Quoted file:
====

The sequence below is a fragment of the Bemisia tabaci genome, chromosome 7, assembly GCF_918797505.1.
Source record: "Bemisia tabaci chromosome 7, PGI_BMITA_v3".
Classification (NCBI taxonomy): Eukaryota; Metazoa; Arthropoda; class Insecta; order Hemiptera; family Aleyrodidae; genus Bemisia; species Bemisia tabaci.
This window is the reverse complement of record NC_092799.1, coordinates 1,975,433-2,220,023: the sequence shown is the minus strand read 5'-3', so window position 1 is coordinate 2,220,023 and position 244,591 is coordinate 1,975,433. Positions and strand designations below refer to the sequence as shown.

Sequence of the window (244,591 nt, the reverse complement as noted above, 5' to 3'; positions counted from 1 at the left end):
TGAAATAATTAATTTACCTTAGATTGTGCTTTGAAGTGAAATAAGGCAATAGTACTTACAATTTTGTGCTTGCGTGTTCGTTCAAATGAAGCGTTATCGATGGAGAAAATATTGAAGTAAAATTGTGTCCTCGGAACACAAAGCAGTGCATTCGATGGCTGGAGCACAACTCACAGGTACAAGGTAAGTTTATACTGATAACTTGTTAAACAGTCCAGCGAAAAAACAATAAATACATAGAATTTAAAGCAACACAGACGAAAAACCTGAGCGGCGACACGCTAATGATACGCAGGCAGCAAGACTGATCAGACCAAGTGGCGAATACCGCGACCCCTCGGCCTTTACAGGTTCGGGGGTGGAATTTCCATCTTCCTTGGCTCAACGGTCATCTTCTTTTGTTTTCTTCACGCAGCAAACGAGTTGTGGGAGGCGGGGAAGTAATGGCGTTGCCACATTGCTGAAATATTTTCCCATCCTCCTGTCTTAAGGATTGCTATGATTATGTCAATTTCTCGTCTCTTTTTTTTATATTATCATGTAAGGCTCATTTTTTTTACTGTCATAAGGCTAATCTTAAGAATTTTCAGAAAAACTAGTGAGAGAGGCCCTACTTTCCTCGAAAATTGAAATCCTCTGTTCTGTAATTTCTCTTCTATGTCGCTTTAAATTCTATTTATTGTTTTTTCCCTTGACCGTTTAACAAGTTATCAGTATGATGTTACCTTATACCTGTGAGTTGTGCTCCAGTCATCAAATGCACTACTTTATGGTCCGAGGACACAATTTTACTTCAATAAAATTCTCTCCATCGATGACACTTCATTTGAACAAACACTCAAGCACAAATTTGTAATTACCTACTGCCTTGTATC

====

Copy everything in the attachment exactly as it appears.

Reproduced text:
The sequence below is a fragment of the Bemisia tabaci genome, chromosome 7, assembly GCF_918797505.1.
Source record: "Bemisia tabaci chromosome 7, PGI_BMITA_v3".
Classification (NCBI taxonomy): Eukaryota; Metazoa; Arthropoda; class Insecta; order Hemiptera; family Aleyrodidae; genus Bemisia; species Bemisia tabaci.
This window is the reverse complement of record NC_092799.1, coordinates 1,975,433-2,220,023: the sequence shown is the minus strand read 5'-3', so window position 1 is coordinate 2,220,023 and position 244,591 is coordinate 1,975,433. Positions and strand designations below refer to the sequence as shown.

Sequence of the window (244,591 nt, the reverse complement as noted above, 5' to 3'; positions counted from 1 at the left end):
TGAAATAATTAATTTACCTTAGATTGTGCTTTGAAGTGAAATAAGGCAATAGTACTTACAATTTTGTGCTTGCGTGTTCGTTCAAATGAAGCGTTATCGATGGAGAAAATATTGAAGTAAAATTGTGTCCTCGGAACACAAAGCAGTGCATTCGATGGCTGGAGCACAACTCACAGGTACAAGGTAAGTTTATACTGATAACTTGTTAAACAGTCCAGCGAAAAAACAATAAATACATAGAATTTAAAGCAACACAGACGAAAAACCTGAGCGGCGACACGCTAATGATACGCAGGCAGCAAGACTGATCAGACCAAGTGGCGAATACCGCGACCCCTCGGCCTTTACAGGTTCGGGGGTGGAATTTCCATCTTCCTTGGCTCAACGGTCATCTTCTTTTGTTTTCTTCACGCAGCAAACGAGTTGTGGGAGGCGGGGAAGTAATGGCGTTGCCACATTGCTGAAATATTTTCCCATCCTCCTGTCTTAAGGATTGCTATGATTATGTCAATTTCTCGTCTCTTTTTTTTATATTATCATGTAAGGCTCATTTTTTTTACTGTCATAAGGCTAATCTTAAGAATTTTCAGAAAAACTAGTGAGAGAGGCCCTACTTTCCTCGAAAATTGAAATCCTCTGTTCTGTAATTTCTCTTCTATGTCGCTTTAAATTCTATTTATTGTTTTTTCCCTTGACCGTTTAACAAGTTATCAGTATGATGTTACCTTATACCTGTGAGTTGTGCTCCAGTCATCAAATGCACTACTTTATGGTCCGAGGACACAATTTTACTTCAATAAAATTCTCTCCATCGATGACACTTCATTTGAACAAACACTCAAGCACAAATTTGTAATTACCTACTGCCTTGTATC